The death toll from Victoria’s bushfires, in south eastern Australia, currently stands at 170 and could rise – this is Australia’s worst natural disaster, much worse than the Ash Wednesday fires in 1983 when 47 people died.
The dead include retired Channel 9 newsreader Brian Naylor and his wife. Dozens more people are suffering from serious burns and smoke inhalation. On top of the tragic deaths and injuries, more than 750 homes have been destroyed and at least 330,000 hectares of land has been burnt. Residents have compared the scenes to the aftermath of a nuclear war.
The bushfire disaster has shown some of the best examples of human solidarity coupled with some of the worst examples of the failure of a profit driven system. Heroic stories of ordinary people saving the lives of strangers are just starting to emerge. One off duty nurse has told of having to administer first aid to burns victims in a makeshift shelter because help failed to arrive.
Temperatures across eastern Australia soared into the high 40’s (degrees celsius) over the weekend. The heat was unbearable in the urban centres but it was like hell on earth in rural areas where one resident described it as “raining flames”. At one stage more than 400 fires were blazing in every part of Victoria and almost 60 fires were also burning across New South Wales.
The drought of recent years, and higher temperatures due to climate change, has led to a marked increase in the amount of bush fires. Victoria has recorded its lowest rainfall levels on record which has meant that bush undergrowth is bone dry. While there is no doubt that the drought has contributed to the bushfires, it is also true that much of the devastation could have been prevented.
The State and Federal governments have attempted to lay the blame for the fires on arsonists. While a few of the fires may well have been started by ‘fire bugs’ the vast majority were a result of the extreme conditions. The question is did the State and Federal governments do everything in their power to mitigate the worst effects of the fires?
For years rural communities like those in Gippsland, Kinglake and Bendigo have been hit hard by cuts to services. It has not just been cuts to health, education and transport but fire fighting and emergency services budgets have also been slashed. There is a severe shortage of doctors, nurses and emergency services staff in rural areas and this cost people their lives in a time of crisis.
At a national level government spending on bushfire research is less than $2 million a year. In Victoria the Labor State government only allocates a measly $252 million a year for rural fire prevention. For a country covered with bush and prone to extreme weather this is totally inadequate.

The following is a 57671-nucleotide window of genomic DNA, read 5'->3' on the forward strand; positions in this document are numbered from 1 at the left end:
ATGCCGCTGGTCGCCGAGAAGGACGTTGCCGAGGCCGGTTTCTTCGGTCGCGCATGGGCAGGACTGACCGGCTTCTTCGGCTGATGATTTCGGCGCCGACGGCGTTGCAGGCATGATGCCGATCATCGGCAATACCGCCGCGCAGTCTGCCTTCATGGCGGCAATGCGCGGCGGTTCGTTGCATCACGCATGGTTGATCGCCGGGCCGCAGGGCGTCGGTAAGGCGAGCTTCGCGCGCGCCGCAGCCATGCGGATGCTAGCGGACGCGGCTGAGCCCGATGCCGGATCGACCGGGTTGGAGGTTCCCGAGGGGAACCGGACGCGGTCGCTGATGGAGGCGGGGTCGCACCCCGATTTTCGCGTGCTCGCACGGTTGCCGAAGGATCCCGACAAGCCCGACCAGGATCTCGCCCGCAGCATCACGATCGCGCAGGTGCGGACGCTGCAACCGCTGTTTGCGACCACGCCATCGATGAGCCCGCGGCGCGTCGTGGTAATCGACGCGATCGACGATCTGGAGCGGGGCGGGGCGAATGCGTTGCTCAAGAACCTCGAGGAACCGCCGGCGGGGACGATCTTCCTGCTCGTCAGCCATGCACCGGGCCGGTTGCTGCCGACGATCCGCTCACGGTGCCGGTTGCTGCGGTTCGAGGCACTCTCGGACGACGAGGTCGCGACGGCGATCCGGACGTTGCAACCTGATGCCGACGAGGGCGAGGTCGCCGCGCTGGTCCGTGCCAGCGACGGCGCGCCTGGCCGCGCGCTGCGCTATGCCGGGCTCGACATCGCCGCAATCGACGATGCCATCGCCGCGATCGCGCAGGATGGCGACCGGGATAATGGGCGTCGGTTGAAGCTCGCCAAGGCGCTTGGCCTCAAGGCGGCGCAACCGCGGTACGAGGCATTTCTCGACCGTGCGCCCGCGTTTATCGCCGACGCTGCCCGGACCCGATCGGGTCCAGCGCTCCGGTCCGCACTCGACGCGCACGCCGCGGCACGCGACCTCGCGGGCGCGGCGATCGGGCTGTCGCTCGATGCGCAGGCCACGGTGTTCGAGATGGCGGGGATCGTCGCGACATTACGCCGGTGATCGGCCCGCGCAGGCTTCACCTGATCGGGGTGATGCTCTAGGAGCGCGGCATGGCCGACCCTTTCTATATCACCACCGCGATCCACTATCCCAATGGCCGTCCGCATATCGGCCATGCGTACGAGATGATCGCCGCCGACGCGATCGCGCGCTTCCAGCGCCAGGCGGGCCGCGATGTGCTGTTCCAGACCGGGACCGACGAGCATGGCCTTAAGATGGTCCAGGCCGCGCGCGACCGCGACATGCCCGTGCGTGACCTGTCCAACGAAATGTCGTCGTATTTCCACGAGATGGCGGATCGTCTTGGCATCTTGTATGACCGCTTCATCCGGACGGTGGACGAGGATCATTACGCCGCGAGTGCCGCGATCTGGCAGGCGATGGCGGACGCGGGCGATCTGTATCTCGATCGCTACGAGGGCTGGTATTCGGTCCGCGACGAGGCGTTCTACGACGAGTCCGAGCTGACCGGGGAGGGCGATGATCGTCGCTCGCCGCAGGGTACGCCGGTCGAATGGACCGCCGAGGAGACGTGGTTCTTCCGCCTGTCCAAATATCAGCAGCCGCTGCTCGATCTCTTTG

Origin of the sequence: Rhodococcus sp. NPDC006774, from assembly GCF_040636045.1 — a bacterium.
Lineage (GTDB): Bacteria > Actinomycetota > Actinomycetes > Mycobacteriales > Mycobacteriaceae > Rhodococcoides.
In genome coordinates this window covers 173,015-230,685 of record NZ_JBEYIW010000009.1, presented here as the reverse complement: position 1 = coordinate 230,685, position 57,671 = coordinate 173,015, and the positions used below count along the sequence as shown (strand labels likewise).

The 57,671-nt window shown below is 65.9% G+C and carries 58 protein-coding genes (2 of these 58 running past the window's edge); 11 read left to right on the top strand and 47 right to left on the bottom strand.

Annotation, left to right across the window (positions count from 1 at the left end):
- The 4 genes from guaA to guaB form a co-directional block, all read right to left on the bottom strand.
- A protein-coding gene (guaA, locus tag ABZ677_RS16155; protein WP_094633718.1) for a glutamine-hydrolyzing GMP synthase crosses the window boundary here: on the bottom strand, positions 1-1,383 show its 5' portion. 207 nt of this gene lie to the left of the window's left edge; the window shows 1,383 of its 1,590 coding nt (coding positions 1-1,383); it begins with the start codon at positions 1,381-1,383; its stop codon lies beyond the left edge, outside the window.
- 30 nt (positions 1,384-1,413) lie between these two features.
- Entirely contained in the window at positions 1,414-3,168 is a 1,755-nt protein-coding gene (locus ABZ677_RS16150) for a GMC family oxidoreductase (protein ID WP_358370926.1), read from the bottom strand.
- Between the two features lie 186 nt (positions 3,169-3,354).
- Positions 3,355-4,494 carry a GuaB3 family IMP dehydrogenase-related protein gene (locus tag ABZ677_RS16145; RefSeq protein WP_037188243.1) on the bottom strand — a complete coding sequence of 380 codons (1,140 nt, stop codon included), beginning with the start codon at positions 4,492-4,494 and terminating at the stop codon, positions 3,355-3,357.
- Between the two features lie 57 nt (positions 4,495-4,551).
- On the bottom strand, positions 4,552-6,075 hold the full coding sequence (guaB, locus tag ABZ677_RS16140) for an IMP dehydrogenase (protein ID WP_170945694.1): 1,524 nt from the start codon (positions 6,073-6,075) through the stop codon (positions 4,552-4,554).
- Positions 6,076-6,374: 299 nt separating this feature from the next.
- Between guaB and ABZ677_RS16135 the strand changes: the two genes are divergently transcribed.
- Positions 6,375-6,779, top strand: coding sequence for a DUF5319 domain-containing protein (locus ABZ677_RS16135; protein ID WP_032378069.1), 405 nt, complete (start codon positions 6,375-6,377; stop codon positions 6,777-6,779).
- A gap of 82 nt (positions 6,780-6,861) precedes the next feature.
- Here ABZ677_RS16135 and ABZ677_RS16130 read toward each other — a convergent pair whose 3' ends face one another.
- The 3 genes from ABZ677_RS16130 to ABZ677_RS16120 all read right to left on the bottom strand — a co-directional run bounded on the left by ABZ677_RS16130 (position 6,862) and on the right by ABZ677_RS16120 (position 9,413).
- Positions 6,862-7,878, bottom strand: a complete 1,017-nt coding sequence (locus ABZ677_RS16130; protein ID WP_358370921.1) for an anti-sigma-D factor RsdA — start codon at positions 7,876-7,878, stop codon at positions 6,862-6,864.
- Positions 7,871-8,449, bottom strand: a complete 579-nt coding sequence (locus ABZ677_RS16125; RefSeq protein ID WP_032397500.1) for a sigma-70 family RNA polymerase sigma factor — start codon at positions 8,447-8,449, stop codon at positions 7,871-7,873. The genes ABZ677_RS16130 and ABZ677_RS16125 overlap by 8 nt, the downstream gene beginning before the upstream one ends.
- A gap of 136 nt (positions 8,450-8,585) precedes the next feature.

Cuts and Lack of Investment
On top of the cuts and lack of investment in prevention, rural fire fighting relies almost entirely on unpaid volunteers. The Victorian Country Fire Authority (CFA) website states that the “CFA is one of the world’s largest volunteer-based emergency services. There are around 58,000 volunteer members supported by over 400 career fire fighters and officers and more than 700 career support and administrative staff.”
While the work of these volunteers is nothing short of amazing, the idea that less than 2% of those who fight fires in Victoria are full time professionals is a sick joke. There needs to be a massive expansion of full time professional fire fighting staff. These skilled workers need to be paid decent wages to reflect the important work that they do. Those who do the job on a part time or casual basis should also be paid proper wages.
Many of the lives, homes and natural environment that have been lost could have been saved if proper resources were made available. Blaming arsonists is just a diversionary tactic by the government. The main reason that money is not made available is because, at the moment, decisions are being made on the basis of dollars and not sense. A system based on the short term, and geared to profit, is incapable of mitigating the worst effects of bush fires. In fact capitalism has made this disaster far worse than it needed to be.
That is why if we really want to reduce the risk of death and destruction from natural disaster, it is urgent we fight to put an end to the profit driven system of capitalism. We need a system based on human solidarity, co-operation and democracy, the types of qualities that working people have instinctively shown during this disaster.